In our exhaustive research for this story, we have found recipes — as well as many pictures that we can’t unsee — from “testicle festivals,” including the big “Testy Festy” at Rock Creek Lodge in Clinton, Mont.
The website Modern Farmer reports that the Rocky Mountain Oyster Fry in Virginia City, Nev., has seen taco and sushi variations, as well as chocolate-covered calf fries.
So a calf-fry pizza, which you can order off the bar menu at Stockyards stalwart Cattlemen’s, isn’t really that out there (you can order the pizza in the dining room, but it is not on the main menu).
It’s a thin-crust, 10-inch or so “Balls to the Wall Pizza” ($10.95) with an Alfredo sauce, a tasty jack-and-Parmesan blend, red onions and some dashes of salt and pepper, then dotted with calf fries. If you didn’t know better, you’d think a sausage pizza had landed on the table, and the pepper gives it just the right amount of spice. The onions are a little aggressive — they actually put off an experienced calf-fry eater more than the little guys on the pizza did.
Cattlemen’s was the one place where we didn’t hear a story about diners not knowing what they were getting into with calf fries: Most people who come to a place called Cattlemen’s are pretty up on their bovine culinary knowledge.
And considering that this is a place that offers a calf-fries platter (with applesauce, a touch we didn’t see elsewhere) for $21, that knowledge can come in handy.
2458 N. Main St., Fort Worth, 817-624-3945, cattlemenssteakhouse.com. 11 a.m.-10:30 p.m. Monday-Thursday, 11 a.m.-11 p.m. Friday-Saturday, noon-9 p.m. Sunday
If you’re on a calf-fry crawl, note that in the Riscky’s universe, they are only available at the Steakhouse, where the Fort Worth tradition begun by Theo Yordanoff has been kept alive. The Steakhouse is in the former home of Theo’s; his name is even on the walls.
Calf fries (on the dinner menu, but available all day) come in an appetizer portion of nine or so (weird to think of these coming in an odd number, huh?) for $5.99 or in an entree portion for $13.99 (side, dinner salad or soup included).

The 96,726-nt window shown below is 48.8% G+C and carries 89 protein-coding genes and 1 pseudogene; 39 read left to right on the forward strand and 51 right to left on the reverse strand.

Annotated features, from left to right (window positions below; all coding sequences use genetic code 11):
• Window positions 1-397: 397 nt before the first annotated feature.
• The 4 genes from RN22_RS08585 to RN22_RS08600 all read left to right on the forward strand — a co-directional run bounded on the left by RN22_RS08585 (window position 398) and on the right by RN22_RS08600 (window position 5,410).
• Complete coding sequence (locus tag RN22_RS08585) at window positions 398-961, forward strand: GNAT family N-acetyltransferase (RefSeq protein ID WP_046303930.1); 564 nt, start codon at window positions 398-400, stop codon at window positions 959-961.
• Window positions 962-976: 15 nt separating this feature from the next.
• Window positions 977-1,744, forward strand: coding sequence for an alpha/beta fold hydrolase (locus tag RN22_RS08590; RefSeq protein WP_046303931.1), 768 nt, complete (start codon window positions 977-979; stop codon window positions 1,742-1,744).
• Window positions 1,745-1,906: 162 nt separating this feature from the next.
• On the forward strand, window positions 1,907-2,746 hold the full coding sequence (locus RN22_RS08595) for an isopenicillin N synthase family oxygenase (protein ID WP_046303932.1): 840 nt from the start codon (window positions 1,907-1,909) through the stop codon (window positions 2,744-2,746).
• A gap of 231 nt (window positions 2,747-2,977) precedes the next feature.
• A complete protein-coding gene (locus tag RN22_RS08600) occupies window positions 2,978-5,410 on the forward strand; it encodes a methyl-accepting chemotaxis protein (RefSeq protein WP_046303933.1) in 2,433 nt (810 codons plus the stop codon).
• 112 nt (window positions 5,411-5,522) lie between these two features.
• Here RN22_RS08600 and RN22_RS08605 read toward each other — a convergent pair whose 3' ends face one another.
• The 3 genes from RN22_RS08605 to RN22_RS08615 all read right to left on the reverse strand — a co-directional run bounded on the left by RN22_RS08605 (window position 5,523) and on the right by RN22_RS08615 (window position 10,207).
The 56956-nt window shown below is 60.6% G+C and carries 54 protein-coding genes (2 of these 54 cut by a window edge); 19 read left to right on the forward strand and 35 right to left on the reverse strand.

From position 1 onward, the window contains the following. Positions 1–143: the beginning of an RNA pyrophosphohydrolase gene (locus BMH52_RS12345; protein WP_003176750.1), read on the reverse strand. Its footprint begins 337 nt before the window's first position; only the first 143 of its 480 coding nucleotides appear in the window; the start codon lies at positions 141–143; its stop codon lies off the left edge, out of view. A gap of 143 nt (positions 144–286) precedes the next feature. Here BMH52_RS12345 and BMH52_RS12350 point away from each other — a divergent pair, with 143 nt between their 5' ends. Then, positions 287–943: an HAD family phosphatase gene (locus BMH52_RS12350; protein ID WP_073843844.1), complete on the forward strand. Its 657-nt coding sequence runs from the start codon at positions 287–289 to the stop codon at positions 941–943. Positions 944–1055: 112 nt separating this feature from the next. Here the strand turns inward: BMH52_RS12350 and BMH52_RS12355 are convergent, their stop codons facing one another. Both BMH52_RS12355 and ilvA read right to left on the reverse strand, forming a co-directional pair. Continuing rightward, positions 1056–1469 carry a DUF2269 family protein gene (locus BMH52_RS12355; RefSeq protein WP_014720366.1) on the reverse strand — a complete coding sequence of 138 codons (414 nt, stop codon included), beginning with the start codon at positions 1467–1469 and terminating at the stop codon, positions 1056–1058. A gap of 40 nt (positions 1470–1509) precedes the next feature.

We found the breading at Riscky’s to be similar in texture to Horseshoe Hill’s, but the calf fries themselves to be ... juicier. Which is normally a good thing, but in this case it reminded us a bit more about what we were eating.
The dish comes with the usual cream gravy, but our waiter suggested trying them with A.1. steak sauce. We really liked the vinegary boost they got from the A.1.
Note: We also liked another Theo’s holdover, Kapusta, a sauerkraut soup brought to Texas from Poland. Paired with the appetizer portion of the calf fries, it made for a pretty memorable lunch.
120 E. Exchange Ave., Fort Worth, 817-624-4800, www.risckys.com. 11 a.m.-9 p.m. Sunday-Monday, 11 a.m.-10 p.m. Tuesday-Thursday, 11 a.m.-11 p.m. Friday-Saturday
M&M Steak House
How old-school is this north-side hole in the wall? It doesn’t have a website or an official Facebook page. It doesn’t take credit cards. And it has a vinyl jukebox! You know, from the days of 45s, A-sides and B-sides, with lots of Willie Nelson, Patsy Cline and Bob Wills.
That last fact alone is enough to make us fall for this nondescript concrete building on Northwest 28th Street, about a mile or so west of the Stockyards district.
Chances are you won’t find many tourists here, but you will find an abundance of taxidermy on the walls, not to mention smart locals and one of the friendliest restaurant staffs we’ve run into in a while.
The menu says to expect a 30- to 45-minute wait for calf fries, which means that this place takes great care with the little guys. We went for a half-order ($14.95 for about nine fries; a full order is $18.95), which came with cream gravy and a mustard dip.
But these didn’t need much help: The breading found the right balance between crisp and soft, the meat had a bit of livery duskiness without being too strong.
We were told to come back for the frog legs, another be-patient-when-you-order-them specialty. If they’re as good as the calf fries, we’ll be there. Hey, another quest!
1106 N.W. 28th St., Fort Worth, 817-624-0612. 5-11 p.m. Tuesday-Saturday. Cash only.
Staff writer Rick Press and correspondent Malcolm Mayhew contributed to this report.
More places to find calf fries
Caddo Street Grill: One of the staffers at Horseshoe Hill, who grew up in Cleburne, told us about this place, but we didn’t make it there by our deadline. “Caddo Calf Fries” ($11.99), listed under “Caddo Classics,” are seasoned and fried, and served with country gravy and french fries. Road trip from downtown Fort Worth! 211 S. Caddo St., Cleburne, 817-648-7793, www.caddostreetgrill.com
Redneck Heaven: The “breastaurant” lists them on the menu this way: “You’ll go NUTS for this all-time Redneck favorite!” ($9.99). 3840 N.E. Loop 820, Fort Worth; 701 N. Watson Road, Arlington; 2501 S. Stemmons Freeway, Lewisville. www.redneckheaven.com
The Rustic: There must be more than two places in Dallas that serve calf fries, but that’s all a Google search turned up, and this cool uptown Dallas joint — known for its large (and often packed) “Backyard” patio and live music — is one of ’em. They’re $6.95, served with buttermilk dip, and the menu just says, “If you have to ask ... .” 3656 Howell St., Dallas, 214-730-0596. therustic.com
Dunston’s Steakhouse & Bar: So you’re cruising down the menu at this place, and the appetizers look virtuous: grilled Brussels sprouts, spinach artichoke dip ... and then there’s the calf fries ($9.95), right after the calamari. 5423 Lovers Lane, Dallas, 214-352-8320. http://www.dunstonssteakhouse.com/loverslane